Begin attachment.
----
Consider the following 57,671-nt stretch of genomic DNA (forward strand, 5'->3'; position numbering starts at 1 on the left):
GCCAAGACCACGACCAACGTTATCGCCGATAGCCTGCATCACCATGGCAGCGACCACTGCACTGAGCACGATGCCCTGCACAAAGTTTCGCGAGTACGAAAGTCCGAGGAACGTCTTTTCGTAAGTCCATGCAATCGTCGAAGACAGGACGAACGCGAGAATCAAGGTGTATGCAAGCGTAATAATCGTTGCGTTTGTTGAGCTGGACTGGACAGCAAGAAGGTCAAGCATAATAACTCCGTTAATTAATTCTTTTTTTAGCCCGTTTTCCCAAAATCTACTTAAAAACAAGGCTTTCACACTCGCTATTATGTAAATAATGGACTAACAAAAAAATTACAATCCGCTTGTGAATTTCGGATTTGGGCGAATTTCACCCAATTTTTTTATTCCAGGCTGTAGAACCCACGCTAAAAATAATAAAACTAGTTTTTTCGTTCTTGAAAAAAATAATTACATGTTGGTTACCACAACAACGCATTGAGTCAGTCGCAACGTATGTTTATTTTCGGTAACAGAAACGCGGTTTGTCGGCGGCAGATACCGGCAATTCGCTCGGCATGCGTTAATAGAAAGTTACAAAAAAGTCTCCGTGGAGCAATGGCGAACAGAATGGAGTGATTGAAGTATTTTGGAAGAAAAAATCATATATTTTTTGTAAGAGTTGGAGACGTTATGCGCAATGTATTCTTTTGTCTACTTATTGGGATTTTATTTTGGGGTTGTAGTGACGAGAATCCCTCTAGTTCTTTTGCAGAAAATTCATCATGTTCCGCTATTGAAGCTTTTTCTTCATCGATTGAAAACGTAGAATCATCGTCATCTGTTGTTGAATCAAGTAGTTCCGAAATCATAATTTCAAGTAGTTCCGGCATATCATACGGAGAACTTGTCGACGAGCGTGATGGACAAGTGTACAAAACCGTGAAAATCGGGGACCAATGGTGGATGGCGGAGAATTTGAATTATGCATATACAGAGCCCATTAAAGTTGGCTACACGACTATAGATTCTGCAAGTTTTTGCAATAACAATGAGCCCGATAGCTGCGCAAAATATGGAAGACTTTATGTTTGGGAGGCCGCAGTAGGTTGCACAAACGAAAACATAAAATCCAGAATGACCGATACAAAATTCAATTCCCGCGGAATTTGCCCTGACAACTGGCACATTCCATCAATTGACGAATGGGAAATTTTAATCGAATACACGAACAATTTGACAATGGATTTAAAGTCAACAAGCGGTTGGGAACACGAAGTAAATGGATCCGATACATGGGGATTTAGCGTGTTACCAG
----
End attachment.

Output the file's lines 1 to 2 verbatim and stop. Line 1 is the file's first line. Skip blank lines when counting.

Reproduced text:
Consider the following 57,671-nt stretch of genomic DNA (forward strand, 5'->3'; position numbering starts at 1 on the left):
GCCAAGACCACGACCAACGTTATCGCCGATAGCCTGCATCACCATGGCAGCGACCACTGCACTGAGCACGATGCCCTGCACAAAGTTTCGCGAGTACGAAAGTCCGAGGAACGTCTTTTCGTAAGTCCATGCAATCGTCGAAGACAGGACGAACGCGAGAATCAAGGTGTATGCAAGCGTAATAATCGTTGCGTTTGTTGAGCTGGACTGGACAGCAAGAAGGTCAAGCATAATAACTCCGTTAATTAATTCTTTTTTTAGCCCGTTTTCCCAAAATCTACTTAAAAACAAGGCTTTCACACTCGCTATTATGTAAATAATGGACTAACAAAAAAATTACAATCCGCTTGTGAATTTCGGATTTGGGCGAATTTCACCCAATTTTTTTATTCCAGGCTGTAGAACCCACGCTAAAAATAATAAAACTAGTTTTTTCGTTCTTGAAAAAAATAATTACATGTTGGTTACCACAACAACGCATTGAGTCAGTCGCAACGTATGTTTATTTTCGGTAACAGAAACGCGGTTTGTCGGCGGCAGATACCGGCAATTCGCTCGGCATGCGTTAATAGAAAGTTACAAAAAAGTCTCCGTGGAGCAATGGCGAACAGAATGGAGTGATTGAAGTATTTTGGAAGAAAAAATCATATATTTTTTGTAAGAGTTGGAGACGTTATGCGCAATGTATTCTTTTGTCTACTTATTGGGATTTTATTTTGGGGTTGTAGTGACGAGAATCCCTCTAGTTCTTTTGCAGAAAATTCATCATGTTCCGCTATTGAAGCTTTTTCTTCATCGATTGAAAACGTAGAATCATCGTCATCTGTTGTTGAATCAAGTAGTTCCGAAATCATAATTTCAAGTAGTTCCGGCATATCATACGGAGAACTTGTCGACGAGCGTGATGGACAAGTGTACAAAACCGTGAAAATCGGGGACCAATGGTGGATGGCGGAGAATTTGAATTATGCATATACAGAGCCCATTAAAGTTGGCTACACGACTATAGATTCTGCAAGTTTTTGCAATAACAATGAGCCCGATAGCTGCGCAAAATATGGAAGACTTTATGTTTGGGAGGCCGCAGTAGGTTGCACAAACGAAAACATAAAATCCAGAATGACCGATACAAAATTCAATTCCCGCGGAATTTGCCCTGACAACTGGCACATTCCATCAATTGACGAATGGGAAATTTTAATCGAATACACGAACAATTTGACAATGGATTTAAAGTCAACAAGCGGTTGGGAACACGAAGTAAATGGATCCGATACATGGGGATTTAGCGTGTTACCAG